Dental and maxillofacial surgery
It is a specialty that includes several important axes in dental treatments. The most important of them lies in the extraction of teeth and the removal of abscesses and purulent cysts. In addition to treatments for correcting, cutting gums, rotting teeth, dental implants, and many other treatments.
Why are teeth extracted?
Teeth are extracted for several reasons:
Many dentists recommend extracting affected teeth that have only partially erupted. Bacteria can enter around the partially protruding tooth and cause an infection, which in turn can spread to the surrounding bone and become very dangerous. Damaged teeth continue to try to pass through the gum tissue even when there is not enough space to contain them. The constant pressure from an attempt to erupt over time will damage the surrounding tooth roots. Extracting the affected tooth often helps prevent infection and damage to the adjacent tooth and bone, and prevents future pain.
How are teeth extracted?
Before a tooth is extracted, the dentist will carefully review your medical history related to your teeth, and take appropriate X-rays
X-rays show the length, shape, location, and bone around the tooth. From this information, your dentist can estimate how difficult the procedure will be and determine if he or she needs to refer you to a specialist known as an oral surgeon.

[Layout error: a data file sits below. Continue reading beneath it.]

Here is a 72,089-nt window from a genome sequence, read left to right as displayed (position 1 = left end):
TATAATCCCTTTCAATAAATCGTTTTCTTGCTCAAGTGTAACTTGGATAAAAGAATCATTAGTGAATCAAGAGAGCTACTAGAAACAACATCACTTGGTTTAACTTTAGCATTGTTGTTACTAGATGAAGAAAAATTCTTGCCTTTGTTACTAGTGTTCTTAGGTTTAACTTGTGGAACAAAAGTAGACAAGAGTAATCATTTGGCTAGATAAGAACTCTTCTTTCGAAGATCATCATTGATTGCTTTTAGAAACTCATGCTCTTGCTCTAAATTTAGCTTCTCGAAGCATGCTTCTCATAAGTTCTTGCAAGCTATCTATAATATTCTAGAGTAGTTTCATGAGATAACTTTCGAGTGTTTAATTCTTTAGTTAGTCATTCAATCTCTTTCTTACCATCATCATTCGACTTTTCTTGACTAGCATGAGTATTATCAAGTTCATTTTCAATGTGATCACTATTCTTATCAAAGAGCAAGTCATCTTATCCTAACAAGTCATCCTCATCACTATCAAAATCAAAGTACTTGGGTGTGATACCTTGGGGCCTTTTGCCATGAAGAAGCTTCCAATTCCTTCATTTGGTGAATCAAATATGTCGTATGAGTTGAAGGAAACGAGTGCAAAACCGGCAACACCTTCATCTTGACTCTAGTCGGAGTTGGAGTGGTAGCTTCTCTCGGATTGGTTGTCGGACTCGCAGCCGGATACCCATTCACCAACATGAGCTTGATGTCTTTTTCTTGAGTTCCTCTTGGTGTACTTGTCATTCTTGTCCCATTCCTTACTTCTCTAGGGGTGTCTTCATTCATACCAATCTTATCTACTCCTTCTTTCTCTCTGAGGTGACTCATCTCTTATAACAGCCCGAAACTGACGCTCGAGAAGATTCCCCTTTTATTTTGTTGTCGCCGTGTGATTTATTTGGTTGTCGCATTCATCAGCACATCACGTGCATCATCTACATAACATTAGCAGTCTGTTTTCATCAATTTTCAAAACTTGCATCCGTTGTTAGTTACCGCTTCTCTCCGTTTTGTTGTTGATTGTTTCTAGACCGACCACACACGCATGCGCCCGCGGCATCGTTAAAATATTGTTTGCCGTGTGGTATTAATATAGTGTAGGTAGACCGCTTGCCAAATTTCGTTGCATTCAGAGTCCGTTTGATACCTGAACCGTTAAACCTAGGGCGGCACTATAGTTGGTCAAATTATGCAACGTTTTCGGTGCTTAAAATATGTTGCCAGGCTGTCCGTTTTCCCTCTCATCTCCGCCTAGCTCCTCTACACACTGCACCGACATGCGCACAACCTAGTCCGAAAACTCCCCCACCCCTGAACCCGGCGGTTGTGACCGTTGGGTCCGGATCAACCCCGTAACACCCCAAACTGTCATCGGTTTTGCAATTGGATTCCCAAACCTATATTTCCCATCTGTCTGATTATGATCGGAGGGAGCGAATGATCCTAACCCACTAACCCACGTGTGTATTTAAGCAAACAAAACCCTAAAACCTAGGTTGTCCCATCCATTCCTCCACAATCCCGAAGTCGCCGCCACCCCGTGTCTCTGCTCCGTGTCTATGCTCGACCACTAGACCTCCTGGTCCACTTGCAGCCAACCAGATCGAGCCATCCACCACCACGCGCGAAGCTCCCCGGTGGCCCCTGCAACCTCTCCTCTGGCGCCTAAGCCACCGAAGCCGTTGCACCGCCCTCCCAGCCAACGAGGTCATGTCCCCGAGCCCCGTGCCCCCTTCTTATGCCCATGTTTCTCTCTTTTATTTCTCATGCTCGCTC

Before the tooth is extracted, the area around it is numbed. Dentists use a local anesthetic to numb the area in the mouth where the extraction will take place.
In simple extractions, once the desired area is numbed, the tooth is loosened with the help of a tool known as a lifter, and then extracted using dental forceps. The dentist may also smooth and reshape the underlying bone. When the dentist has finished the procedure, he or she may choose to close the extraction site with a stitch.
What can I expect after the extraction?
It is important to keep the procedure site clean and prevent infection immediately after the tooth is extracted. Your dentist will ask you to gently bite down on a piece of dry, sterile gauze, which you should keep in place for 30 to 45 minutes to reduce bleeding until clotting occurs. For the next 24 hours, stop smoking, and don’t rinse your mouth vigorously or brush your teeth near the extraction site.
You should expect to feel some pain and discomfort after the extraction. In some cases, your dentist may recommend a pain reliever or may write it down for you in a prescription. Applying an ice pack to the face for 15 minutes at a time may help. You may also want to limit strenuous activities, avoiding hot drinks or using a straw to drink. The day after the extraction, your dentist may suggest that you begin to gently rinse your mouth with warm salt water (do not swallow this water). Under normal circumstances, pain and discomfort decrease within three days to two weeks. If you have prolonged or severe pain, swelling, bleeding, or fever, contact your dentist immediately.